Solicitor General Donald Verrilli has become the left's fall guy for wilting like a flower in front of the Supreme Court today while defending the Obama administration's individual mandate, a key provision of the Democrats' health reform bill. Until today, conventional wisdom held that the court would uphold ObamaCare's individual mandate by a close 5-4 vote. But Verrilli's bruising performance in front of conservative justices Antonin Scalia, Samuel Alito and others has transformed the media calculus and observers are letting him know it.
"Reading the transcript of today's Supreme Court hearing, it suddenly hit me: Donald Verrilli is the new Billy Cundiff," tweeted The New Yorker's Alex Koppelman, in a reference to the star-crossed Baltimore Ravens placekicker. Offering up an alternative sports analogy, The Huffington Post's Jason Linkins tweeted "Donald B. Verrilli, Jr. is apparently the JaVale McGee of Solicitor Generals," referring to the Denver Nuggets' troubled center. Remarking on his cadence, The Atlanta Journal-Constitution's Jamie Dupree wrote "from the outset, Verrilli seemed nervous, as he coughed during one of his opening lines, re-started his presentation to the Justices, and then interrupted himself to reach down for a glass of water." He adds, "his voice seemed to warble while he almost stammered at times in a search for words." The Washington Post's Ezra Klein says like-minded justices even tried to help him out as he struggled along. "You can mark -- p 14 -- when liberal justices decide Verrilli is screwing up and step in," he tweets. "Yup. It's an incredible moment," adds writer Alex Klein. BuzzFeed's Zeke Miller went ahead and spliced together all of his stumbles and stutters, and uploaded it to YouTube.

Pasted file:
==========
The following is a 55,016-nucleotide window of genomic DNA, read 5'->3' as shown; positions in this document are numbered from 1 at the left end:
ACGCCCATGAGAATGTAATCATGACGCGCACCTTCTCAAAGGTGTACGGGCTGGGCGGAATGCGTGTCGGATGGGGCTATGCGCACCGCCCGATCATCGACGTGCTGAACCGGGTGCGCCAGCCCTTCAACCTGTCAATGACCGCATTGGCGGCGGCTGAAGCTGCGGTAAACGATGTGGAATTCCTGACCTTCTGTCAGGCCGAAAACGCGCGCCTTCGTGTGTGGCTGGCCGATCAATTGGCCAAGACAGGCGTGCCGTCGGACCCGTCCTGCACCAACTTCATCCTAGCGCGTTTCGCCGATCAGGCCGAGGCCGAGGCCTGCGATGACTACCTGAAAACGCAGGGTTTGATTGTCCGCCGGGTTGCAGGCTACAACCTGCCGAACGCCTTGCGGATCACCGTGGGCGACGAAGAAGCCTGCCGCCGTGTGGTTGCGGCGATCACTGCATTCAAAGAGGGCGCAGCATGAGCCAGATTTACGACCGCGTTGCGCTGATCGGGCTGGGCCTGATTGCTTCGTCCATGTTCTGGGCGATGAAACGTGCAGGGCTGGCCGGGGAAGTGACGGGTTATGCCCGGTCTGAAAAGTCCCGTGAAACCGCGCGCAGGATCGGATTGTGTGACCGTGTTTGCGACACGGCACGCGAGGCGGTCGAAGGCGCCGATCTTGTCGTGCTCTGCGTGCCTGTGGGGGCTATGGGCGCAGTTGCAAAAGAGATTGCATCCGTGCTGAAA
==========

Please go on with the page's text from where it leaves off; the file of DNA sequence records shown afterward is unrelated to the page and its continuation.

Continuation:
"Indeed, his unflappability and keen intellect were so appreciated by the White House that the president stole Verrilli for his own staff, making him deputy White House counsel," said Totenberg who had only nice things to say as she ticked off his success representing large commercial interests alongside pro bono causes. "Those who knew his work sang his praises, while he remained largely unknown to most of official Washington. When it came to nominating a new solicitor general to replace now-Supreme Court Justice Elena Kagan, there was never much doubt in the West Wing as to who would get the job. For 'no drama Obama,' the quiet and intellectual Verrilli was perfect."
This article is from the archive of our partner The Wire.
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